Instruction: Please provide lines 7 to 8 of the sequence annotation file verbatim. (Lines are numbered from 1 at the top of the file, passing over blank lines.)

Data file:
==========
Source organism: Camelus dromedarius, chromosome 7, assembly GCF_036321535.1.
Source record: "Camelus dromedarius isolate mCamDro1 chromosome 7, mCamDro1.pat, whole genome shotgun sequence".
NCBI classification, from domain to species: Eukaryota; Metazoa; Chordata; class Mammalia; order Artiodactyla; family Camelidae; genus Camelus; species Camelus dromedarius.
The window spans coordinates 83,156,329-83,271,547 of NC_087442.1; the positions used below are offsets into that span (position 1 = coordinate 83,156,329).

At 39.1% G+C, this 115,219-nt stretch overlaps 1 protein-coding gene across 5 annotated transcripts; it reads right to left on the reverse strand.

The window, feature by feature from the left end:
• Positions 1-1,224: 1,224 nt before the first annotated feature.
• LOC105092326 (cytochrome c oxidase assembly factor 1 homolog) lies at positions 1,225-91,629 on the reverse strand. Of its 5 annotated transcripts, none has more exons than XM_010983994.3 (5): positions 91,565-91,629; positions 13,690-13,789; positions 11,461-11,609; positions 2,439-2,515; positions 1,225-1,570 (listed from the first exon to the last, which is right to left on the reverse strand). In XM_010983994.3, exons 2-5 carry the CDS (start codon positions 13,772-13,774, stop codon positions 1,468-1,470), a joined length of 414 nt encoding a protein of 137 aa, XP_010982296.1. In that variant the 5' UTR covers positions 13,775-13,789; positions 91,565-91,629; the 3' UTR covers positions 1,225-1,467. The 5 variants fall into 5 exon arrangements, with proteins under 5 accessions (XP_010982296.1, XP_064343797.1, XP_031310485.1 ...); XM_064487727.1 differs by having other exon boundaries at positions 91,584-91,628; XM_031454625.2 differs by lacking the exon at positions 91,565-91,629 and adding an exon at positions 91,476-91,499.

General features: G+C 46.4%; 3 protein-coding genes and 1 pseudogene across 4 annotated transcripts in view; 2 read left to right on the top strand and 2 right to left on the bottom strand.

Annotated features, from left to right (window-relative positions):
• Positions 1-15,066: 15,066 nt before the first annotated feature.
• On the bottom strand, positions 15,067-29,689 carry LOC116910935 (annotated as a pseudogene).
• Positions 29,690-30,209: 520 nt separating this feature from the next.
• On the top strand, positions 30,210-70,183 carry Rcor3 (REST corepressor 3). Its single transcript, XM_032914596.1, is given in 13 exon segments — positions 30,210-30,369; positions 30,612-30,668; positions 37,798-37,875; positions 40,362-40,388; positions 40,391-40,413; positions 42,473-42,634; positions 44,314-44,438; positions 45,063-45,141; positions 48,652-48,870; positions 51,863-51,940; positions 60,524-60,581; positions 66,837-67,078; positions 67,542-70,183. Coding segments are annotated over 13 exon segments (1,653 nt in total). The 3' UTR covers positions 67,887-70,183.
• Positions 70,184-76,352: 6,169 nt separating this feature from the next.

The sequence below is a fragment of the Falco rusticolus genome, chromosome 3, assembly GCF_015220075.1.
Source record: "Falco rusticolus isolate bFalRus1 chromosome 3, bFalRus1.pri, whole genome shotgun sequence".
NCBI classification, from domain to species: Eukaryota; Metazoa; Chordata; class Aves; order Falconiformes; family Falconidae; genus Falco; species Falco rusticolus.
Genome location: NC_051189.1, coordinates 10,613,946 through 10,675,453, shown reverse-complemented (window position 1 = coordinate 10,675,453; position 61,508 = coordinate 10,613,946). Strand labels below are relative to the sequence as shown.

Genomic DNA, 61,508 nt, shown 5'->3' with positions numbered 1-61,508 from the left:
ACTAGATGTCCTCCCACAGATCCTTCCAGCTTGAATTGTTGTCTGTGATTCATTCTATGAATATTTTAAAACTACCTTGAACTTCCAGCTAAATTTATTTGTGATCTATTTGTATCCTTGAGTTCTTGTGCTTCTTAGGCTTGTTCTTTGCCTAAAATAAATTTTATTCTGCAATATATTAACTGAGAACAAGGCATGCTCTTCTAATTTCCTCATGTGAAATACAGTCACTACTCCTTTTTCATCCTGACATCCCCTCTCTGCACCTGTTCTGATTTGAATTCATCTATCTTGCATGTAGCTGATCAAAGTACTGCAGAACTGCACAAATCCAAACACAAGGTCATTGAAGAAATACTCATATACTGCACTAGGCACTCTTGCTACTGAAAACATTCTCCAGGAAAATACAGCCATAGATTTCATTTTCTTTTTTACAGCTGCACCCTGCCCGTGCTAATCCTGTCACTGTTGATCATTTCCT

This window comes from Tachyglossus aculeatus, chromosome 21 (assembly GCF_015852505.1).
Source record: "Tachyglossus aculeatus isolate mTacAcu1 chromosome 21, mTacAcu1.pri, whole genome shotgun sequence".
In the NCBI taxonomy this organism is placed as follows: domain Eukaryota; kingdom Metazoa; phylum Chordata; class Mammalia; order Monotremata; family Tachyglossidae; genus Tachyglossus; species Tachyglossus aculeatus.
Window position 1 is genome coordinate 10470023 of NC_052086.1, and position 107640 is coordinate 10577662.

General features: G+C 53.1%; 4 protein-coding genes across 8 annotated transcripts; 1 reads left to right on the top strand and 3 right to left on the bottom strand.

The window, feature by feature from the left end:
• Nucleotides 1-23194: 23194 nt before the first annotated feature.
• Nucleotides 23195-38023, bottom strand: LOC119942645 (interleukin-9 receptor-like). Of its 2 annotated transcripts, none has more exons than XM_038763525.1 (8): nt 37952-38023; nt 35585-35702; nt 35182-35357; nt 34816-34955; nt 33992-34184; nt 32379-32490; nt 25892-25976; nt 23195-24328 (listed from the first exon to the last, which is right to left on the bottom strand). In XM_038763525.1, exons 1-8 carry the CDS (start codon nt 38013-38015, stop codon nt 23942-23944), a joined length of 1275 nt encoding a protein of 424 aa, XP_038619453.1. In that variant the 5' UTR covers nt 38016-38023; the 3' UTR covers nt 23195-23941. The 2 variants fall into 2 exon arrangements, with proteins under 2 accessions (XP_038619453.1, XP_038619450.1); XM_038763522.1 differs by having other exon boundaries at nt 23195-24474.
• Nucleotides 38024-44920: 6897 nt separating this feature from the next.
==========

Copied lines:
• Positions 1-1,224: 1,224 nt before the first annotated feature.
• LOC105092326 (cytochrome c oxidase assembly factor 1 homolog) lies at positions 1,225-91,629 on the reverse strand. Of its 5 annotated transcripts, none has more exons than XM_010983994.3 (5): positions 91,565-91,629; positions 13,690-13,789; positions 11,461-11,609; positions 2,439-2,515; positions 1,225-1,570 (listed from the first exon to the last, which is right to left on the reverse strand). In XM_010983994.3, exons 2-5 carry the CDS (start codon positions 13,772-13,774, stop codon positions 1,468-1,470), a joined length of 414 nt encoding a protein of 137 aa, XP_010982296.1. In that variant the 5' UTR covers positions 13,775-13,789; positions 91,565-91,629; the 3' UTR covers positions 1,225-1,467. The 5 variants fall into 5 exon arrangements, with proteins under 5 accessions (XP_010982296.1, XP_064343797.1, XP_031310485.1 ...); XM_064487727.1 differs by having other exon boundaries at positions 91,584-91,628; XM_031454625.2 differs by lacking the exon at positions 91,565-91,629 and adding an exon at positions 91,476-91,499.